Previously, we highlighted several advantages of participating in the Medicare Shared Savings Program (MSSP) as an accountable care organization (ACO). Our list included the more favorable manner in which a physician’s score is calculated under the Merit-Based Incentive Payment System (MIPS) if he or she is part of a Track 1 (no downside risk) MSSP ACO.
Although such an ACO does not qualify as an Advanced Alternative Payment Model under the new Medicare Quality Payment Program, and thus does not exempt its participating physicians from MIPS, these physicians are excused from many of the MIPS reporting requirements. Instead, CMS will apply the APM Scoring Standard, using the ACO’s scores on the MSSP performance measures to calculate their MIPS scores.
As seems to be the case with all things MIPS, the regulations regarding the APM Scoring Standard can be challenging. We have prepared the following summary to help providers understand this new benefit of participating in a Track 1 MSSP ACO.
- MIPS scores are assigned at the TIN/NPI level. If an Eligible Clinician (e., a physician or non-physician practitioner who is subject to MIPS) bills for services under multiple TINs, he or she will receive a separate MIPS score for each TIN.
- For purposes of the MSSP, an “ACO Participant” is a Medicare-enrolled healthcare provider identified by its TIN (or, in the case of a solo practitioner, his or her NPI) that has signed a Participant Agreement with an MSSP ACO.
- Each ACO Participant is responsible for informing the ACO of any additions or deletions to the list of physicians and non-physician practitioners for whom the ACO Participant bills Medicare Part B services under its TIN. The ACO uses this information to regularly update its ACO Provider/Supplier List with CMS.
- If an Eligible Clinician’s name appears on the ACO’s Provider/Supplier List as of March 31, June 30, or August 31 of a performance year, CMS will calculate that Eligible Clinician’s MIPS score for that performance year for services billed under the TIN of the ACO Participant using the APM Scoring Standard.
- All Eligible Clinicians whose names appear on the ACO’s Provider/Supplier List on one of the three aforementioned dates in 2017 will receive the same MIPS score, and will be subject to the same payment adjustment in 2019 with regard to services furnished under an ACO Participant’s TIN. Stated another way, the MIPS score is calculated at the ACO level. An Eligible Clinician cannot elect to report individually, nor can an ACO Participant report as a group to earn a higher score.
- If an Eligible Clinician also bills for services under another TIN that is not an ACO Participant, the MIPS score for that TIN/NPI will be calculated in the usual manner.
Under the APM Scoring Standard, MIPS scores are calculated as follows:
This formula will not change from year-to-year; the cost component never will be included in the calculation. (This is different from the standard MIPS formula, which will introduce the cost component at 10% in 2018, growing to 30% in 2019.)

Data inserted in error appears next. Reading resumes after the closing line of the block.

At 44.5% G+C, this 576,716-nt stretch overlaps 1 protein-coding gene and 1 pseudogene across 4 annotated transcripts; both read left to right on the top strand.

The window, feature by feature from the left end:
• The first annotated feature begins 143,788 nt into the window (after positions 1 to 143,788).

- Quality Component. CMS will calculate the ACO’s quality score based on the measures submitted by the ACO through the CMS Web Interface as required by the MSSP. The other components of the ACO’s MSSP quality score – the CAHPS survey and the measures calculated by CMS using claims and administrative data – are not considered for purposes of the ACO’s MIPS quality score. No separate individual or TIN-level group reporting is required.
- Clinical Practice Improvement Activities Component. CMS will credit the ACO with the maximum score for this component based on its participation in the MSSP. No separate individual or TIN-level group reporting is required.
- Advancing Care Information (ACI) Component. Each ACO Participant must submit its physicians’ scores on the required measures to CMS. CMS then will aggregate all ACO Participants’ scores as a weighted average based on the number of Eligible Clinicians under each TIN, yielding the ACO’s score under this component.
Each ACO Participant must utilize the group reporting option for the Advancing Care Information Component. Specifically, the ACO Participant will need to aggregate and report performance on the required ACI measures for all non-hospital-based physicians for whom the ACO Participant has data in CEHRT.
- A physician is “hospital-based” if ≥ 75% of Medicare Part B services billed under the ACO Participant’s TIN for that physician have listed as the site of service inpatient (21), on-campus hospital outpatient department (22), or emergency department (23).
- Non-physician practitioners are excluded from the Advancing Care Information component.
- An ACO Participant should include all non-hospital-based-physicians listed on the ACO Provider/Supplier list as of March 30, June 30, or August 31 of the performance year.
For organizations struggling to understand and address the impact of MIPS, participation in an MSSP ACO may kill two birds with one stone: it minimizes MIPS worries, and it prepares organizations for participation in risk-based alternative payment models.
For more information on MIPS or the MSSP, contact Martie Ross at (800) 270-9629.